MOSCOW, SEPT. 3 -- Oleg Kalugin, a former KGB major general who was stripped of his military rank after criticizing the Soviet security agency, has been elected to the legislature of the Russian republic despite strong opposition from President Mikhail Gorbachev and KGB officials, according to runoff results made public today.

Kalugin, 55, who worked for the KGB for 32 years in Moscow, Leningrad and at the Soviet Embassy in Washington, among other assignments, had campaigned against what he called the security agency's "secret world."

Kalugin, the highest-ranking KGB officer ever to openly criticize the agency, was stripped of his rank and decorations by Gorbachev in June after he denounced the KGB as a "tool of the Communist Party" and accused it of spying on political activists. He had been forced to retire from the KGB earlier this year after publishing an article calling for reform of the agency.

The KGB has said it will press criminal charges against Kalugin, but as a member of the Russian legislature, he will have legal immunity.

Kalugin's victory in Sunday's vote in the south Russian region of Krasnodar marked a humiliating defeat for the KGB and the party, which went to great lengths to derail his campaign. At one of Kalugin's political rallies last month, two planes buzzed overhead and dumped thousands of leaflets on the crowd promoting one of his opponents, an army general.

Kalugin said his victory showed that even in a traditionally conservative region of the country dominated by the Communist Party organization, "the forces of radical democratic change have the greatest public support."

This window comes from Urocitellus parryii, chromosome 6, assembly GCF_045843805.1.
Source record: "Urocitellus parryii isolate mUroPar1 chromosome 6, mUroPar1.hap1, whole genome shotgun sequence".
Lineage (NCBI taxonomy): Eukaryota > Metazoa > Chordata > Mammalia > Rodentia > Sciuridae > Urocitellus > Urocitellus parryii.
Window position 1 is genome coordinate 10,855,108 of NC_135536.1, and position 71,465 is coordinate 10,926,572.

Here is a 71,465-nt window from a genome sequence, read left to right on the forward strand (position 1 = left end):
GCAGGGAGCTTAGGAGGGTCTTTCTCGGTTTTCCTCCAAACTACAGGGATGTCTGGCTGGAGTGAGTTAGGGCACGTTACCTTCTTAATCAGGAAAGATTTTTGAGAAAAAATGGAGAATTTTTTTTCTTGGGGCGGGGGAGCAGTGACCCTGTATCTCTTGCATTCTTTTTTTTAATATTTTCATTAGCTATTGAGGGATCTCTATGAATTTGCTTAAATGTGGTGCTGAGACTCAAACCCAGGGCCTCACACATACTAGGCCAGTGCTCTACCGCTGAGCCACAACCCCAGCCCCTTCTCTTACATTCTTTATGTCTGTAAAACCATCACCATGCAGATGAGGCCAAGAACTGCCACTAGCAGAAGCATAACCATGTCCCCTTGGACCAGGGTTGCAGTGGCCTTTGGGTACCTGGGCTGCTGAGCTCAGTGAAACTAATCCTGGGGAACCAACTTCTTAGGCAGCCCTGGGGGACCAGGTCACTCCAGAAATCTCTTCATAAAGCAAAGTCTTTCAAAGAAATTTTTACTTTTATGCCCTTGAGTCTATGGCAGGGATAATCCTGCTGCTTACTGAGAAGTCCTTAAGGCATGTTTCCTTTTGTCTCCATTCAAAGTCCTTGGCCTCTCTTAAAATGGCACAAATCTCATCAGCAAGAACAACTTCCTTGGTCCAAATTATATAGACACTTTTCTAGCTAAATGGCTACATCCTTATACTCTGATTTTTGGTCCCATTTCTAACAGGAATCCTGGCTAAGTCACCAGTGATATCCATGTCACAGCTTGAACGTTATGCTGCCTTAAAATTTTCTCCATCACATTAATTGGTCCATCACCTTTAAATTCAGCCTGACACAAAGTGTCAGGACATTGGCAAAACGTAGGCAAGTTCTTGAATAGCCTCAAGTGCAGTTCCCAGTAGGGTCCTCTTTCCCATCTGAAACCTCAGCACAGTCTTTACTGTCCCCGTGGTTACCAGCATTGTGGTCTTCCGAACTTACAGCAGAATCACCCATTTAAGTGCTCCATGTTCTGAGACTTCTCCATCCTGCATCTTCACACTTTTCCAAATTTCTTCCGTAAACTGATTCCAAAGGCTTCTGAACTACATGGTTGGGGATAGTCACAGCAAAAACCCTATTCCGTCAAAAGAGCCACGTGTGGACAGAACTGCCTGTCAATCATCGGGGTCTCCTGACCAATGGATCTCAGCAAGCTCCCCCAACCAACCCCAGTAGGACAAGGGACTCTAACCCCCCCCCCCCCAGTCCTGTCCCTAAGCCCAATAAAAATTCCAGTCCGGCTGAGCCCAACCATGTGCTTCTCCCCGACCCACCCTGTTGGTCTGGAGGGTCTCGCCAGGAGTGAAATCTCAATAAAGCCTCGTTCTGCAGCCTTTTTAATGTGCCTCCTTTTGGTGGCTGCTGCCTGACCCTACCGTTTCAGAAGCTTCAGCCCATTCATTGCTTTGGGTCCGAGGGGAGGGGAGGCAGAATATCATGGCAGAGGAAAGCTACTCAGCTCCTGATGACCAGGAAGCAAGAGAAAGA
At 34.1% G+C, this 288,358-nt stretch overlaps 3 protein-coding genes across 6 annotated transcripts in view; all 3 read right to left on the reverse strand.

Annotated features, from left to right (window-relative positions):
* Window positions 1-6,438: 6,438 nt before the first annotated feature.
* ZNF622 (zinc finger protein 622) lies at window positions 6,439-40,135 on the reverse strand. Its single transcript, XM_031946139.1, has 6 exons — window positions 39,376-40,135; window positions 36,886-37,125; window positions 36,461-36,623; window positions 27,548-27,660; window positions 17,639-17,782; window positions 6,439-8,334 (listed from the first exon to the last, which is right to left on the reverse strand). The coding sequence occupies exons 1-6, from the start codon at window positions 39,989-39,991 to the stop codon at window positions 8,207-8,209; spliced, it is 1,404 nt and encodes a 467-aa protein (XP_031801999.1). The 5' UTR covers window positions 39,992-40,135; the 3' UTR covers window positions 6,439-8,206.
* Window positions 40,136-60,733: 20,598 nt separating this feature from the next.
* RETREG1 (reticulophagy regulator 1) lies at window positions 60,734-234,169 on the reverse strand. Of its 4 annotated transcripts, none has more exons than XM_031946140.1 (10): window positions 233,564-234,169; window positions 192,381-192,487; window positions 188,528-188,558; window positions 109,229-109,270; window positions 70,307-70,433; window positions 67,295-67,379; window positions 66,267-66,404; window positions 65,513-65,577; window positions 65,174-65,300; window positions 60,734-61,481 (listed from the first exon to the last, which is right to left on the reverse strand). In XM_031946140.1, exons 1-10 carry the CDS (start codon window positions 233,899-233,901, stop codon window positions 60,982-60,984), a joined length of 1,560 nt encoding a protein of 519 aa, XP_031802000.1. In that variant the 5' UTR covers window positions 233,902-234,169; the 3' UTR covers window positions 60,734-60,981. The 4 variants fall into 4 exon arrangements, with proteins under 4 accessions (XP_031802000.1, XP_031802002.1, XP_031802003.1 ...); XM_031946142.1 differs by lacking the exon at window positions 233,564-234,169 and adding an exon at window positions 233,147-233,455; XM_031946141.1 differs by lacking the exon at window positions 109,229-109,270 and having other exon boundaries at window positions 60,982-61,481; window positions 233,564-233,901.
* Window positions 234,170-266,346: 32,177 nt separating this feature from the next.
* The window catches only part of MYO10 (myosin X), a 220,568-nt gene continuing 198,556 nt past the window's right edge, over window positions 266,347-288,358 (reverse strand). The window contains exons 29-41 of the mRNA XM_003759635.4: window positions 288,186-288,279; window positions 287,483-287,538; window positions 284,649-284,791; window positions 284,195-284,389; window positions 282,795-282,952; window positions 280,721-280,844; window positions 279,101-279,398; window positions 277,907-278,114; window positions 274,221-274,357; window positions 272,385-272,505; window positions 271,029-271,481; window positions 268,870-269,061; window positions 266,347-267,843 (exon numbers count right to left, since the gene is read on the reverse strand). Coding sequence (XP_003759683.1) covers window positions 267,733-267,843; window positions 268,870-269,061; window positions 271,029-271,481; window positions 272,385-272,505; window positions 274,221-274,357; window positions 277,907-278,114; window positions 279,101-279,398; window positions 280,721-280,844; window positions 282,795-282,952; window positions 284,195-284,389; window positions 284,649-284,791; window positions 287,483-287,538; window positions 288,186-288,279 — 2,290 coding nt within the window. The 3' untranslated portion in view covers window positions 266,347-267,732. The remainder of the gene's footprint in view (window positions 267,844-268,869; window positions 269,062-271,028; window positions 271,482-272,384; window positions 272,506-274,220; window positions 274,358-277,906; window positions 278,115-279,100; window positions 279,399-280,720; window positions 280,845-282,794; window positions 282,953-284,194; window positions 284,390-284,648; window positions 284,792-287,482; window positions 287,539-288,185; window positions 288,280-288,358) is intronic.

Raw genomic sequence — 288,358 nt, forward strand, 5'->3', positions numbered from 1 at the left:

The former KGB officer said he would seek membership on the legislature's committee on defense and state security. Russian leader Boris Yeltsin also has called for "fundamental reform" of the KGB, saying it should "protect the individual, not haunt him."

Kalugin has filed suit against Gorbachev, KGB chief Vladimir Kryuchkov and Prime Minister Nikolai Ryzhkov for stripping him of his honors and rank. In the past two years, Kryuchkov has carried out a public-relations campaign citing reforms in the KGB, but Kalugin has called the campaign a "fraud."

Although Yeltsin never campaigned for Kalugin, the former KGB officer received help from some of Yeltsin's supporters in the legislature, and he borrowed heavily from Yeltsin's anti-establishment style.

For more than two months, Kalugin has put forth his message on television and in newspaper interviews, criticizing the "ubiquity" of the KGB in everyday life and contending that it continues to monitor political activists and plant informers in schools, workplaces and military units.

Vladimir Friedland, an aide to Kalugin, charged that the Communist Party, which controls the main newspapers in the Krasnodar region, refused to allow Kalugin to advertise the times and places of his rallies.

Kalugin, who had placed first in recent general elections, drew 58 percent of the vote in Sunday's runoff balloting against a Communist Party official, today's results showed. He won a seat left vacant when the region's conservative party leader, Ivan Polozkov, became head of the Russian republic's party organization.